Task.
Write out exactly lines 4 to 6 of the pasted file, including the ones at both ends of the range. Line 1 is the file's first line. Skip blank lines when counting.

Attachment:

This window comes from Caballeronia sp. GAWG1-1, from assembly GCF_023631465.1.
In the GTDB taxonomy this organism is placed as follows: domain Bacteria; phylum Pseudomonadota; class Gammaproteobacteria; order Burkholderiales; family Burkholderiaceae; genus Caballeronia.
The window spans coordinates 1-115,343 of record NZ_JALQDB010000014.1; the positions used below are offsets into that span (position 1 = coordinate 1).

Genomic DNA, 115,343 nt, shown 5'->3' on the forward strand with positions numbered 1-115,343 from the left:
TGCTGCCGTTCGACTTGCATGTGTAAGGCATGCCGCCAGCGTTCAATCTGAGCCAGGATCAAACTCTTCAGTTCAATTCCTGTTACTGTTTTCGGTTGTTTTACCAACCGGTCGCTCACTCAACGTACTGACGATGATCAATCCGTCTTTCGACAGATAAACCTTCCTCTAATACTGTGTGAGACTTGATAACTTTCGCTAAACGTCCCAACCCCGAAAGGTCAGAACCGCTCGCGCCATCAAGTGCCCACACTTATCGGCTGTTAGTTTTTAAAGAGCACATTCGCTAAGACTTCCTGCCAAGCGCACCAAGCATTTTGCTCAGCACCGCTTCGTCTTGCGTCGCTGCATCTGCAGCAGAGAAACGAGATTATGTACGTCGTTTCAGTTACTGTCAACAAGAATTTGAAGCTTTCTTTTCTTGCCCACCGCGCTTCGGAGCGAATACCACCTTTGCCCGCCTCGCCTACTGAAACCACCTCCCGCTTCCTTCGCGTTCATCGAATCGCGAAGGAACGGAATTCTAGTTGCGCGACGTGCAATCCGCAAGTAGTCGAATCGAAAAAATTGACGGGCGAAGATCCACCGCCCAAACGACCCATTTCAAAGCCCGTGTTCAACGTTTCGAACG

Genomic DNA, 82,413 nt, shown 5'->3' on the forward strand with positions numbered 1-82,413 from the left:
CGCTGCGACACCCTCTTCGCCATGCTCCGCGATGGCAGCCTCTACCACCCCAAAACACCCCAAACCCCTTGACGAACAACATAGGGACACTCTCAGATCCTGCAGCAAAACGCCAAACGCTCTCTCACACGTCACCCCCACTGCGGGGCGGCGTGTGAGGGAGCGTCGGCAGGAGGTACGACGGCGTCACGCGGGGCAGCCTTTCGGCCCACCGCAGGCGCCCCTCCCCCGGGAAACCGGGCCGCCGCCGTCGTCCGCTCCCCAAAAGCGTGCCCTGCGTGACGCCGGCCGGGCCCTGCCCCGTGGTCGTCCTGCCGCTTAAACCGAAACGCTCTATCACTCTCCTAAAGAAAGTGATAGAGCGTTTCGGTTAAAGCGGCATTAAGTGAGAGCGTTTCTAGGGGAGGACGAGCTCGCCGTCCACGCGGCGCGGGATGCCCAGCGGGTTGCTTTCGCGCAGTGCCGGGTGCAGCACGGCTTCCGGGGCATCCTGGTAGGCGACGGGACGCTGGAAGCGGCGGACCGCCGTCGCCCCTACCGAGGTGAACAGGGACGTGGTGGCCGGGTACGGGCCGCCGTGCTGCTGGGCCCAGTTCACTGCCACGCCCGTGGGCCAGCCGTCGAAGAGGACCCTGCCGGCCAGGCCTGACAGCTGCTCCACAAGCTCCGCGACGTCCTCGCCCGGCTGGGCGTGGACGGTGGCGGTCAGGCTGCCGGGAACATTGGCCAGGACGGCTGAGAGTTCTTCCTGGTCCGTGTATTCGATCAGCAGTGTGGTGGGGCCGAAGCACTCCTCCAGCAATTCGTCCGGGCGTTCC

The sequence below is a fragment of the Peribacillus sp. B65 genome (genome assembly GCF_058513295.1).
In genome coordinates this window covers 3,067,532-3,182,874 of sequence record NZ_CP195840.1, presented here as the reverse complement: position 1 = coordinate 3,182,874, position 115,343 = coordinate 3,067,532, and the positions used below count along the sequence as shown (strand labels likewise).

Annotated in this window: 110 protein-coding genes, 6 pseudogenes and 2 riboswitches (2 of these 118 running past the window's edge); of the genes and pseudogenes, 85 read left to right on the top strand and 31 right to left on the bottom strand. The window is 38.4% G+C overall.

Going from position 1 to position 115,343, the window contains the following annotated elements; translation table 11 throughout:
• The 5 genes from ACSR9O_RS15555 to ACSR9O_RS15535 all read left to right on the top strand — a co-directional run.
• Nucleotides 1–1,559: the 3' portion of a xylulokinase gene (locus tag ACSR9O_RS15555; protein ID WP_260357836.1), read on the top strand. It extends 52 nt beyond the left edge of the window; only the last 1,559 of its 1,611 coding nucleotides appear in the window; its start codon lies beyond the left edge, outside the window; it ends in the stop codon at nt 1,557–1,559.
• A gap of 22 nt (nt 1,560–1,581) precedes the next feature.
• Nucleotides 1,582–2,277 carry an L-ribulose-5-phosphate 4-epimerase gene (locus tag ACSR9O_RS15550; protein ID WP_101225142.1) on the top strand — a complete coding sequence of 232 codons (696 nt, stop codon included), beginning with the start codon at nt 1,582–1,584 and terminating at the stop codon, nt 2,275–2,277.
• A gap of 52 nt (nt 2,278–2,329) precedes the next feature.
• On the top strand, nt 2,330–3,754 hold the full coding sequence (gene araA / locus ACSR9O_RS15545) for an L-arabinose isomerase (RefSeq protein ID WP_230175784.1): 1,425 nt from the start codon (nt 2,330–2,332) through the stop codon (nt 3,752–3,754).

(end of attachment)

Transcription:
Genomic DNA, 115,343 nt, shown 5'->3' on the forward strand with positions numbered 1-115,343 from the left:
TGCTGCCGTTCGACTTGCATGTGTAAGGCATGCCGCCAGCGTTCAATCTGAGCCAGGATCAAACTCTTCAGTTCAATTCCTGTTACTGTTTTCGGTTGTTTTACCAACCGGTCGCTCACTCAACGTACTGACGATGATCAATCCGTCTTTCGACAGATAAACCTTCCTCTAATACTGTGTGAGACTTGATAACTTTCGCTAAACGTCCCAACCCCGAAAGGTCAGAACCGCTCGCGCCATCAAGTGCCCACACTTATCGGCTGTTAGTTTTTAAAGAGCACATTCGCTAAGACTTCCTGCCAAGCGCACCAAGCATTTTGCTCAGCACCGCTTCGTCTTGCGTCGCTGCATCTGCAGCAGAGAAACGAGATTATGTACGTCGTTTCAGTTACTGTCAACAAGAATTTGAAGCTTTCTTTTCTTGCCCACCGCGCTTCGGAGCGAATACCACCTTTGCCCGCCTCGCCTACTGAAACCACCTCCCGCTTCCTTCGCGTTCATCGAATCGCGAAGGAACGGAATTCTAGTTGCGCGACGTGCAATCCGCAAGTAGTCGAATCGAAAAAATTGACGGGCGAAGATCCACCGCCCAAACGACCCATTTCAAAGCCCGTGTTCAACGTTTCGAACG

Genomic DNA, 82,413 nt, shown 5'->3' on the forward strand with positions numbered 1-82,413 from the left: